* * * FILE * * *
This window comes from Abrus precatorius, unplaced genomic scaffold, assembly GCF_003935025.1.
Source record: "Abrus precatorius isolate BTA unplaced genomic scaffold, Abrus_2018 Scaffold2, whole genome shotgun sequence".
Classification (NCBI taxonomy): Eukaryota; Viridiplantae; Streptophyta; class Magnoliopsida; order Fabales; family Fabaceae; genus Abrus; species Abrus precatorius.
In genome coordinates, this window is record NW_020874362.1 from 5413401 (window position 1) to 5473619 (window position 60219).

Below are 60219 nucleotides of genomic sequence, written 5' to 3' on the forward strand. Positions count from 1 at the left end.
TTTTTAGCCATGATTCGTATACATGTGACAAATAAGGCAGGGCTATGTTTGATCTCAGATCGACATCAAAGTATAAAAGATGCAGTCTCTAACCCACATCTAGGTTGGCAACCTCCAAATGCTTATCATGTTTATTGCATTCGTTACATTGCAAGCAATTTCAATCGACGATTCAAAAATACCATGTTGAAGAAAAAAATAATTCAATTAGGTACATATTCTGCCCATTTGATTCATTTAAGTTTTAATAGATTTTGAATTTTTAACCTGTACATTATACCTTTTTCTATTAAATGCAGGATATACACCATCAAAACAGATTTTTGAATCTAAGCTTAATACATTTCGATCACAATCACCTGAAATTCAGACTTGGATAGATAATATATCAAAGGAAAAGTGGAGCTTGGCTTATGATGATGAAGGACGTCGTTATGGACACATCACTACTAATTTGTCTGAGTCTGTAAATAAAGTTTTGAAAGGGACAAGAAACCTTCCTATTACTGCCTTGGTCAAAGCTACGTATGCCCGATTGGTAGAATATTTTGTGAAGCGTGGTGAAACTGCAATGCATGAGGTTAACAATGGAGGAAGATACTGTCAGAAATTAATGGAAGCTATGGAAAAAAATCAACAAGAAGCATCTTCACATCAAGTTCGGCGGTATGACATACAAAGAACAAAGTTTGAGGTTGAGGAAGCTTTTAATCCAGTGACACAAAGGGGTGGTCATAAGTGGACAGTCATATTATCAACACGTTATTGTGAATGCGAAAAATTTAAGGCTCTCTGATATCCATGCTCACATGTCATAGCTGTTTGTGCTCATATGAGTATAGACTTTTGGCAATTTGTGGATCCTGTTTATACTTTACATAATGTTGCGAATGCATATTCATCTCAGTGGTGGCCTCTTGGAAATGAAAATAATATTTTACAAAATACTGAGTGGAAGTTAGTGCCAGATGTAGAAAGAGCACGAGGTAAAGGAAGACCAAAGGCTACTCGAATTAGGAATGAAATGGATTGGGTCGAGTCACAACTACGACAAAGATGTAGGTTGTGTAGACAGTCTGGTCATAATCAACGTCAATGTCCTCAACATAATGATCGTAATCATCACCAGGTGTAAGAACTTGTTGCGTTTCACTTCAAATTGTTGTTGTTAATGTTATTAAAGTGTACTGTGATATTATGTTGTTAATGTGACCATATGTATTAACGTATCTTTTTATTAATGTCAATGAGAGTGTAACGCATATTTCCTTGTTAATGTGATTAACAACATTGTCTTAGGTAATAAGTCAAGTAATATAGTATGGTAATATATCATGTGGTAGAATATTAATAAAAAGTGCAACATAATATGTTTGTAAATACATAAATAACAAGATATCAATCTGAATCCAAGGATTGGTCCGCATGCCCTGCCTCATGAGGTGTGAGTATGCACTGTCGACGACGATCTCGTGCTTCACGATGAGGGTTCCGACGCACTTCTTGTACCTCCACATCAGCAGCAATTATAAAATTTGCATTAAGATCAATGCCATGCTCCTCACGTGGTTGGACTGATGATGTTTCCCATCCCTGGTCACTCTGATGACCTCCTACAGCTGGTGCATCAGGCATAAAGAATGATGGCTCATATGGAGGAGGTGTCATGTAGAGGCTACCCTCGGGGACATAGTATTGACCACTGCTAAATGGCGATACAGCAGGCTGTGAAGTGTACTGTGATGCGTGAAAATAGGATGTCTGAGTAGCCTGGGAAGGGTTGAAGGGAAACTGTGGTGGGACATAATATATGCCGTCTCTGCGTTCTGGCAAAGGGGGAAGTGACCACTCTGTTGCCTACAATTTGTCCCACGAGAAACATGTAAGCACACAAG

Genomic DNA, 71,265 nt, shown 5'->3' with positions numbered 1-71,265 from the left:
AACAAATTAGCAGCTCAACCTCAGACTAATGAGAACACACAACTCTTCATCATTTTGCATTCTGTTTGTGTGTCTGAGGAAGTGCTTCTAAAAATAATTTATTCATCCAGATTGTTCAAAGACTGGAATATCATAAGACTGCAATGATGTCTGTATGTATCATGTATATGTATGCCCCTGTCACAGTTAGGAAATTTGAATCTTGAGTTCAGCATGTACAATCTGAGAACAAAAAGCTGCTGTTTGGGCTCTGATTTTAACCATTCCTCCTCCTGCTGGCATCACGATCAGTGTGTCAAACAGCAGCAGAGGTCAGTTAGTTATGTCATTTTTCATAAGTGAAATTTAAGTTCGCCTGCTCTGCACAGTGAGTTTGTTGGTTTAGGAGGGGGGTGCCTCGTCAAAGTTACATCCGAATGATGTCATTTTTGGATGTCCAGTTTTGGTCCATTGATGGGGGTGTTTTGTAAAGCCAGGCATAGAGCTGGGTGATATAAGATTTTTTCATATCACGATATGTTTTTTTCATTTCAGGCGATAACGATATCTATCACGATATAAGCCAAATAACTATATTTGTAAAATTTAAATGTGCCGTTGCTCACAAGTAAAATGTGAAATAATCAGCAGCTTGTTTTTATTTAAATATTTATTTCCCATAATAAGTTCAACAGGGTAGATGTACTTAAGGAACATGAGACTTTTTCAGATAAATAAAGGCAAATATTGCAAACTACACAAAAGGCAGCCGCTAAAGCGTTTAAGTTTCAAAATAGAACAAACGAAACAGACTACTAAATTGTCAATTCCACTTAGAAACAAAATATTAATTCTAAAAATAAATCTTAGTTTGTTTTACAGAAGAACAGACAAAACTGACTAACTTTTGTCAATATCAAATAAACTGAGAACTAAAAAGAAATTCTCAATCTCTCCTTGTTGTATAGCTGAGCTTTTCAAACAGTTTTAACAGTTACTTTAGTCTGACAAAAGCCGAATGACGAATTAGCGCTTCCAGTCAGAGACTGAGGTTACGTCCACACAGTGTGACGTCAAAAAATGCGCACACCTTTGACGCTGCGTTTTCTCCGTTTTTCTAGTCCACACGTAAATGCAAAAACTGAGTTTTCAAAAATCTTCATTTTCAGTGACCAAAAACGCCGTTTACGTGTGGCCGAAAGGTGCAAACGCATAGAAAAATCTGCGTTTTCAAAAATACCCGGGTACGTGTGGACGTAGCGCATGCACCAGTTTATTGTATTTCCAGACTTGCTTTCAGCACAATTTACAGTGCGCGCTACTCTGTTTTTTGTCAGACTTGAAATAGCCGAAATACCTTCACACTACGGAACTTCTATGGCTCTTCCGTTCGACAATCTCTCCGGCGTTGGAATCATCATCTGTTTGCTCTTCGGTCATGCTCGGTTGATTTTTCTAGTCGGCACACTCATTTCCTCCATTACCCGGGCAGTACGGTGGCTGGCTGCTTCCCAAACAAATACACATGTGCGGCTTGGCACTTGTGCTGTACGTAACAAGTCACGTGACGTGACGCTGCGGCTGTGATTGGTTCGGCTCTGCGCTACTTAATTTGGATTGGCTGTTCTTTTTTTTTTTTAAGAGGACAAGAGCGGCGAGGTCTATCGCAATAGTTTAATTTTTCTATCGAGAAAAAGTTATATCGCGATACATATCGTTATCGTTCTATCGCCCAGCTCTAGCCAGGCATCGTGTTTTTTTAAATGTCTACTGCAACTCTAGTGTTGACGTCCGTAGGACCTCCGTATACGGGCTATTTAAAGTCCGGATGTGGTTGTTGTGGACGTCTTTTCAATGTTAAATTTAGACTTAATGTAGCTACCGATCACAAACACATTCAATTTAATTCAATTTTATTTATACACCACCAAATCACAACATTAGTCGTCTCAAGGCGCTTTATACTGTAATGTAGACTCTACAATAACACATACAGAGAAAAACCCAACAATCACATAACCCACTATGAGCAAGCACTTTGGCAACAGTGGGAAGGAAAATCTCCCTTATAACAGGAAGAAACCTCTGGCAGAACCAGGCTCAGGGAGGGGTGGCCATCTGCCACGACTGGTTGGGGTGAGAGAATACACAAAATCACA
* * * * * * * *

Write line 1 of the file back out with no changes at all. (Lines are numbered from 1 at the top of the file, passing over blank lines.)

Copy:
This window comes from Abrus precatorius, unplaced genomic scaffold, assembly GCF_003935025.1.